Protestant job bias victim still waiting for NI Water payout
A Protestant man overlooked for a top job with Northern Ireland Water because of his religion was yesterday told he would have to wait at least another fortnight before compensation is determined.
Alan Lennon could receive a substantial sum after he won his case for religious discrimination against the Department of Regional Development in June.
However, lawyers acting for the department have questioned the validity of the tribunal findings because a member of the panel was 70 and was not eligible to hear evidence at the time the decision was presented.
Barrister Noelle McGrenera said: "The department requests from the tribunal clarification that the ruling of June 19 remains valid."
The department's concerns were raised as legal representatives gathered at Killymeal House in Belfast's gas works to thrash out details of the financial remedy.
Tribunal chairman Samuel Crothers said that, although the findings were not made public until June, the unanimous verdict was made in May, before the panel member turned 70.
"By May 21 we would have been in a position to give our decision," Mr Crothers said.
The employment tribunal found that former Sinn Fein minister Conor Murphy breached a code of practice when he appointed Sean Hogan to the position as chairman of NI Water in March last year. Mr Hogan was the only Catholic applicant for the job. Four others, all Protestants, were turned down.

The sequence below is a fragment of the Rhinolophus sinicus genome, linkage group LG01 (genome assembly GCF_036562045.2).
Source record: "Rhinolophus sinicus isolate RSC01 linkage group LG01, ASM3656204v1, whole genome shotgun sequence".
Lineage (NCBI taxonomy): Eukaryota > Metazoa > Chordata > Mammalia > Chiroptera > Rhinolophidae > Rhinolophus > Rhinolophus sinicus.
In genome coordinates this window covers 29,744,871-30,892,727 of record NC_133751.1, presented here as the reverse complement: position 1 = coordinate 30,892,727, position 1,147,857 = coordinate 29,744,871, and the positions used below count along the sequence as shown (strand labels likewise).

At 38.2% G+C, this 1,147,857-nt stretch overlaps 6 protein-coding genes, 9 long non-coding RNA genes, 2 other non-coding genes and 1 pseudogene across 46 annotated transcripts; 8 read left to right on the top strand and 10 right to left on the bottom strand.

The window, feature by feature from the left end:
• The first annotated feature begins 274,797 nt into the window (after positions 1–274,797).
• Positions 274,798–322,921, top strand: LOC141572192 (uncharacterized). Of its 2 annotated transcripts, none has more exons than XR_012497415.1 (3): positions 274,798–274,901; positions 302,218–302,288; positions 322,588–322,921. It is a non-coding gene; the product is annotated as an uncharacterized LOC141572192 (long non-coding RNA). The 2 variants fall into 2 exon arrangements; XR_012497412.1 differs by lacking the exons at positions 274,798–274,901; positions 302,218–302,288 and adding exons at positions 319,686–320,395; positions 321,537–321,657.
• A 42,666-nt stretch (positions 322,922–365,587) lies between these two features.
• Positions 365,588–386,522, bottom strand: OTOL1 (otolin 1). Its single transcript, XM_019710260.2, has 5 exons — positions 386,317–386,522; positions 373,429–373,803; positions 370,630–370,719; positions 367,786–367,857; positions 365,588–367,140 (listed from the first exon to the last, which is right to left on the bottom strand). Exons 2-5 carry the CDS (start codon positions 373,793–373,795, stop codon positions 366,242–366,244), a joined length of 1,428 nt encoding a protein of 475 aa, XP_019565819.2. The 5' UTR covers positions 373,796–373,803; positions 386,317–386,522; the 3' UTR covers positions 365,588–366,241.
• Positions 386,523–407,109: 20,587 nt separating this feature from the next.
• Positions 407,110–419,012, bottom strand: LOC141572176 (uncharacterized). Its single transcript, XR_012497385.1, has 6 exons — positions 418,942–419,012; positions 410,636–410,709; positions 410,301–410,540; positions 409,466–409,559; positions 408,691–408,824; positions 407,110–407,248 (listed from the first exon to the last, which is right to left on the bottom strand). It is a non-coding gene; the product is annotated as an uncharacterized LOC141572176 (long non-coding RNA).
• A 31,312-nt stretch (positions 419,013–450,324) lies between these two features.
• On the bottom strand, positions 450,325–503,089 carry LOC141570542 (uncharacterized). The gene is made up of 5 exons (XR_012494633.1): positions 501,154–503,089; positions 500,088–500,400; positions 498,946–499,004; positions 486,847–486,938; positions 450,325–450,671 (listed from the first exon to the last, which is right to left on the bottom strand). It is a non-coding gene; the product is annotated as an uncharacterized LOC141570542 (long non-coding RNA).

Mr Murphy has consistently denied any allegations of discrimination.
During today's hearing, Tony McGleenan QC, representing Dr Lennon, argued that the original decision was properly constituted and said the issue could be challenged in another court.
Dr McGleenan said: "The proper approach is to consider that the decision is presumptively valid. If any party take issue with that they can do so. We cannot stop them.
"But as a matter of principle the validity of the decision is plain at its face."
The hearing was adjourned at the request of DRD lawyers. Legal representatives are to indicate a way forward by November 21.
In July the current Ulster Unionist Roads Minister Danny Kennedy said his department would not appeal against the decision because of cost implications for the public purse.
Outside the tribunal Dr Lennon declined to comment.